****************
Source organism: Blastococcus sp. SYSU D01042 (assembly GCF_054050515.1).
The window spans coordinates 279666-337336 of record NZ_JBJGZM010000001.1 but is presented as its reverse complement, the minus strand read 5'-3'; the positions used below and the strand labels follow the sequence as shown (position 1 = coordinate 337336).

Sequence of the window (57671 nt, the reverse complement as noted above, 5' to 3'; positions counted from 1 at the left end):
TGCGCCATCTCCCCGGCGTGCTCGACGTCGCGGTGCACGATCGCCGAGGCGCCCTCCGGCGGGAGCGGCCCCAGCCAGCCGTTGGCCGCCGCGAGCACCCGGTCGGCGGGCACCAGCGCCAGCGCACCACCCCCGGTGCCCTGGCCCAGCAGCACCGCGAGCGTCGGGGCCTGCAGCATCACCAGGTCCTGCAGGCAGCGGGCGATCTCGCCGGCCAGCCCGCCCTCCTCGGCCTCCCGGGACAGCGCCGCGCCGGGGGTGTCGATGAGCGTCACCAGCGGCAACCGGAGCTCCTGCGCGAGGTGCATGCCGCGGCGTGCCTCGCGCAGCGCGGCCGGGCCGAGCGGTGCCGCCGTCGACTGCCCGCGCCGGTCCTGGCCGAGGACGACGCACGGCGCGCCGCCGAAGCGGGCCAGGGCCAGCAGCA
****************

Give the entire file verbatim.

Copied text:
Source organism: Blastococcus sp. SYSU D01042 (assembly GCF_054050515.1).
The window spans coordinates 279666-337336 of record NZ_JBJGZM010000001.1 but is presented as its reverse complement, the minus strand read 5'-3'; the positions used below and the strand labels follow the sequence as shown (position 1 = coordinate 337336).

Sequence of the window (57671 nt, the reverse complement as noted above, 5' to 3'; positions counted from 1 at the left end):
TGCGCCATCTCCCCGGCGTGCTCGACGTCGCGGTGCACGATCGCCGAGGCGCCCTCCGGCGGGAGCGGCCCCAGCCAGCCGTTGGCCGCCGCGAGCACCCGGTCGGCGGGCACCAGCGCCAGCGCACCACCCCCGGTGCCCTGGCCCAGCAGCACCGCGAGCGTCGGGGCCTGCAGCATCACCAGGTCCTGCAGGCAGCGGGCGATCTCGCCGGCCAGCCCGCCCTCCTCGGCCTCCCGGGACAGCGCCGCGCCGGGGGTGTCGATGAGCGTCACCAGCGGCAACCGGAGCTCCTGCGCGAGGTGCATGCCGCGGCGTGCCTCGCGCAGCGCGGCCGGGCCGAGCGGTGCCGCCGTCGACTGCCCGCGCCGGTCCTGGCCGAGGACGACGCACGGCGCGCCGCCGAAGCGGGCCAGGGCCAGCAGCA